time it would not last four centuries but a mere seventy years.
After that, announced Jeremiah, a small number of Jews—a ‘remnant’—would return to
Canaan. He used ‘exodus terminology’ to describe it: ‘“The days are coming,” declares
the LORD, “when people will no longer say, ‘As surely as the LORD lives, who brought
the Israelites up out of Egypt,’ but they will say, ‘As surely as the LORD lives,
who brought the Israelites up out of the land of the north and out of all the countries
where he had banished them.’ For I will restore them to the land I gave their ancestors.”’
Sure enough, when the seventy years of exile were up, Jeremiah’s prophecy was fulfilled
in the return of a remnant to the land, in several waves under Zerubbabel, Ezra and
Nehemiah, starting around 530 BC. This was exodus number three, shown on the map.
But believe it or not, there was to be yet another! This one was to be the greatest
of them all, and it would not be geographical but spiritual. It concerns Jesus, whose
first coming was the great hinge-point of history, changing for ever the way God
related to people.
Before Jesus, God worked in a localised way; after Jesus, he began to operate globally.
God’s purpose, for example, had previously been focused on the land of Canaan; now
it grew to embrace the whole earth. Before, God had addressed one nation, the Jews;
now he addressed all people everywhere through the preaching of the gospel, beginning
in Jerusalem, then expanding to all Judea, to Samaria and to the ends of the earth.
God had previously dwelt in a localised temple in Jerusalem; now he began to dwell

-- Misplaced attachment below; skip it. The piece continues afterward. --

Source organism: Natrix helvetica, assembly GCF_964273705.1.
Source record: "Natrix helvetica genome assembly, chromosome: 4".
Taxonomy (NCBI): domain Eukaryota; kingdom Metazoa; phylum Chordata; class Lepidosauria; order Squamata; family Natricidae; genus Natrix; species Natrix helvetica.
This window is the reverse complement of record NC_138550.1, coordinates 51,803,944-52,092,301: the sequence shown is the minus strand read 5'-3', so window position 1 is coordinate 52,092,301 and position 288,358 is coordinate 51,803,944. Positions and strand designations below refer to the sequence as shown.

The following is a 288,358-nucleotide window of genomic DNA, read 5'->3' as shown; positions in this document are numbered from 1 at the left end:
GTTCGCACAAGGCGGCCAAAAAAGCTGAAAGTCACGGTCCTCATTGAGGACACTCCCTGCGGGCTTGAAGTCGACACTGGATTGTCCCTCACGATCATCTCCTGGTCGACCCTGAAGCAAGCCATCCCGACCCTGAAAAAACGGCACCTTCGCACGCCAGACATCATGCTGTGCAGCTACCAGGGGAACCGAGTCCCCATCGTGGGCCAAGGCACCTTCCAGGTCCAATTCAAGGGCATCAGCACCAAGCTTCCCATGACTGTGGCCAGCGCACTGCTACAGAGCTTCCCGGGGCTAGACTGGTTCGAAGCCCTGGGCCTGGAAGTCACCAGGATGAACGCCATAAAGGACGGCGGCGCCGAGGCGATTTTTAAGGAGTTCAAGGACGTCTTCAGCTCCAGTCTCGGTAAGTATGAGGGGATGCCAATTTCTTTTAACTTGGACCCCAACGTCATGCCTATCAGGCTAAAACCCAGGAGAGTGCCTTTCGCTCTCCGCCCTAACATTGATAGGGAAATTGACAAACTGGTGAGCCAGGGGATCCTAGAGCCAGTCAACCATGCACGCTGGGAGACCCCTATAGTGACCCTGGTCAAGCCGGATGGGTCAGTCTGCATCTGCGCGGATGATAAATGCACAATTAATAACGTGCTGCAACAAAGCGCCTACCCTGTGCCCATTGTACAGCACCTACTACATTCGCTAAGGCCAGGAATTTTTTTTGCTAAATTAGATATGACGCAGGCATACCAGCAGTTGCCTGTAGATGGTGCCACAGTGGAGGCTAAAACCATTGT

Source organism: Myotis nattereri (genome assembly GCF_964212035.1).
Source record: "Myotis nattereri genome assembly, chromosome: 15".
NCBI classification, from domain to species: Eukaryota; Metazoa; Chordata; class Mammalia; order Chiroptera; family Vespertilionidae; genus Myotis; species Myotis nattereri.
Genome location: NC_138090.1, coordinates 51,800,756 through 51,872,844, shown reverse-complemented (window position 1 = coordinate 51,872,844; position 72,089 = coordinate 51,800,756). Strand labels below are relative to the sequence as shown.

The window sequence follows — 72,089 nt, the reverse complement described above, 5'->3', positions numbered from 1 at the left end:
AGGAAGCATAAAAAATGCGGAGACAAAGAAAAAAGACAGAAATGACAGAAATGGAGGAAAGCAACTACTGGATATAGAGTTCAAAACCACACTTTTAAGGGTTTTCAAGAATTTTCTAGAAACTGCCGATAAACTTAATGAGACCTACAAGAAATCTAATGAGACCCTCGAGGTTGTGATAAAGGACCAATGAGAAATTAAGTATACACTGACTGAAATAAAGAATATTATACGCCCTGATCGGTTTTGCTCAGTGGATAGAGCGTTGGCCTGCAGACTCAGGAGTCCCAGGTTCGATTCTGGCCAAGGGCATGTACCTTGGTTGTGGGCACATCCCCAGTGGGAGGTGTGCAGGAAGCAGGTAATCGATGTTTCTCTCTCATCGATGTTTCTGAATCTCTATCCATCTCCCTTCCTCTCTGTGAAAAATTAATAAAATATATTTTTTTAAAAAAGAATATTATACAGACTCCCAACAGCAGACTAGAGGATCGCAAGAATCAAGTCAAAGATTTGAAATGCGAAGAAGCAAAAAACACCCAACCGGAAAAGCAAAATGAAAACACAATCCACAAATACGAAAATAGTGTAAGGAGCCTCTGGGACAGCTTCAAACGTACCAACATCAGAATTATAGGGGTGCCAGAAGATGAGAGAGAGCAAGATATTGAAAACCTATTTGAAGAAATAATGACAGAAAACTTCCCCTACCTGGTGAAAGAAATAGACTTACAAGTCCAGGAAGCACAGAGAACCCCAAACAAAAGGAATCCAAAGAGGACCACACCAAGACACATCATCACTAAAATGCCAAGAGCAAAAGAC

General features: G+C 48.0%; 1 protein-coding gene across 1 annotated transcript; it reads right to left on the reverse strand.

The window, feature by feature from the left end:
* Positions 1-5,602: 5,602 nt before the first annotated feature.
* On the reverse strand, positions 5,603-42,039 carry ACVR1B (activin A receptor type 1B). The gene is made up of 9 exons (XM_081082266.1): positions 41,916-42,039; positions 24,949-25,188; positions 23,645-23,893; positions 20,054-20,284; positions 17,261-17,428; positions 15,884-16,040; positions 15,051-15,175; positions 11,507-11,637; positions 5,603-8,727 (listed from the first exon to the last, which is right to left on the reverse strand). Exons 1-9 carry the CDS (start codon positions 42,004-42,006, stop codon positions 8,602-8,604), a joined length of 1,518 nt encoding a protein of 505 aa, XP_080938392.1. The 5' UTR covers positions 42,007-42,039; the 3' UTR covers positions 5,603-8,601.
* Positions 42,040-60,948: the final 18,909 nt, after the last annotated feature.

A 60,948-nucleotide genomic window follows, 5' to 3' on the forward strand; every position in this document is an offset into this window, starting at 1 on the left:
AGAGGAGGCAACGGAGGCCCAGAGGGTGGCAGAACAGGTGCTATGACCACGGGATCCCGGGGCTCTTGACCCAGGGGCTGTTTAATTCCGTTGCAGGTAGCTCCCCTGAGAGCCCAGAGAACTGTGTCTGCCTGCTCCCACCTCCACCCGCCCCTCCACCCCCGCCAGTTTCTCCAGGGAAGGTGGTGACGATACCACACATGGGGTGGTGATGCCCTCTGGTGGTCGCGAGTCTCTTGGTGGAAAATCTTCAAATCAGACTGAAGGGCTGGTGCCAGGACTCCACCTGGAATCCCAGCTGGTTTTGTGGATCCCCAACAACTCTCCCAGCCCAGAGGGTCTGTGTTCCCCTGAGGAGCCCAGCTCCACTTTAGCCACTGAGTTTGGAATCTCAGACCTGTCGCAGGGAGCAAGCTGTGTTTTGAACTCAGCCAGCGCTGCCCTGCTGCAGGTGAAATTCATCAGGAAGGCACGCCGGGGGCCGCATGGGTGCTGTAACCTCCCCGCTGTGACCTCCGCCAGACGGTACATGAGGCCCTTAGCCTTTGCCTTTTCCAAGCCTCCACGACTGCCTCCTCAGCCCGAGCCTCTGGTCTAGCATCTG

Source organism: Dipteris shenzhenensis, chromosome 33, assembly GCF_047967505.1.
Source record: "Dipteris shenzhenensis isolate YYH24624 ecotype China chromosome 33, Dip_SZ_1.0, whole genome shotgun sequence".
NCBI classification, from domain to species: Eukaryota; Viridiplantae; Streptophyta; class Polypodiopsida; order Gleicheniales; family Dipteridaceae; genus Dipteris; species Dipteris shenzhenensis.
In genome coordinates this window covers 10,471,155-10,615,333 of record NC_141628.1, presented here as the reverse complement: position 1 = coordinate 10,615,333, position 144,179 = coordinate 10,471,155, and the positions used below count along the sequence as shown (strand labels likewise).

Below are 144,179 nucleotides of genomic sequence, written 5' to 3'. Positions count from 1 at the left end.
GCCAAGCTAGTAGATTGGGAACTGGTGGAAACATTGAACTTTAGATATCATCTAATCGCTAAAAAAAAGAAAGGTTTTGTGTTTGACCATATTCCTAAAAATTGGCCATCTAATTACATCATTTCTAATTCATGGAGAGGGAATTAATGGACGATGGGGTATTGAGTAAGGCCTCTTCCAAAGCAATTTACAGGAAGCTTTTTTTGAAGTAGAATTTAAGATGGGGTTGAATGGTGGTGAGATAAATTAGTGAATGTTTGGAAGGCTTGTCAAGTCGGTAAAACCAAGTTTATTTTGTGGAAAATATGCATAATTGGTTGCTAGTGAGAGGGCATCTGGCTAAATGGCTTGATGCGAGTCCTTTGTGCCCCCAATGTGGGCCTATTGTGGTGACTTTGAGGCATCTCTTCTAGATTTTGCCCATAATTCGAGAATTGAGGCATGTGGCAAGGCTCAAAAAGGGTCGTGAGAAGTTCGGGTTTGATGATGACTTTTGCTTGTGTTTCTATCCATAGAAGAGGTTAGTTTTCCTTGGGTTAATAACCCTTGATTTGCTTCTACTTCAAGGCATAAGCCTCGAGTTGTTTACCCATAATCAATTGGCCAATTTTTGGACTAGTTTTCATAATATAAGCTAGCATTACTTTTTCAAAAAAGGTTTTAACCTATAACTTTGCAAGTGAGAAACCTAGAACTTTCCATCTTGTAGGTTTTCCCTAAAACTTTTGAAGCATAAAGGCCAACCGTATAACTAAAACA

in the ‘living temple’ of his people, and wherever they were, God also was. Before,
God had operated through the Levitical priesthood; now all who believed were priests,
with direct access to him.
It’s no surprise, then, that the final and greatest exodus also burst out of Jewish
limits, bearing no relation to territory in the Middle East. For this one was the
global exodus from slavery to sin and Satan in which every believer takes part, and
the ‘Moses’ who leads us out is no-one less than Jesus himself. There’s no way we
could show this exodus on a map.
All the Old Testament exodus events were merely ‘types’ of this, the greatest exodus
of all, which continues to this day. Now, a better Passover lamb than the lambs of
Egypt has been sacrificed—Jesus, the Lamb of God. A nation far exceeding the two
million who marched out of Egypt has come out of slavery to sin and the devil. ‘It
is for freedom that Christ has set us free,’ declares Paul, adding, ‘Do not let yourselves
be burdened again by a yoke of slavery.’ The real Israel is now seen to be the
church, believers in Jesus who take Old Testament promises for themselves as ‘the
people of God’, who have passed through the baptismal ‘Red Sea’, and of whom
Paul insists, ‘It is we who are the circumcision, we who serve God by his Spirit,
who boast in Christ Jesus, and who put no confidence in the flesh.’
This one is the real exodus. That’s why Jesus arranged for the Lord’s Supper—Christian
holy communion or the eucharist—to supersede the Passover meal. It’s not that salvation
in Christ just happens to echo the exodus story. On the contrary, salvation in Christ
is the ‘reality’ of which those Old Testament events were merely the ‘shadow’.
Jesus, his church and salvation by grace through faith are what it is all about,
the end to which, in God’s eternal purpose, the ancient exodus events were merely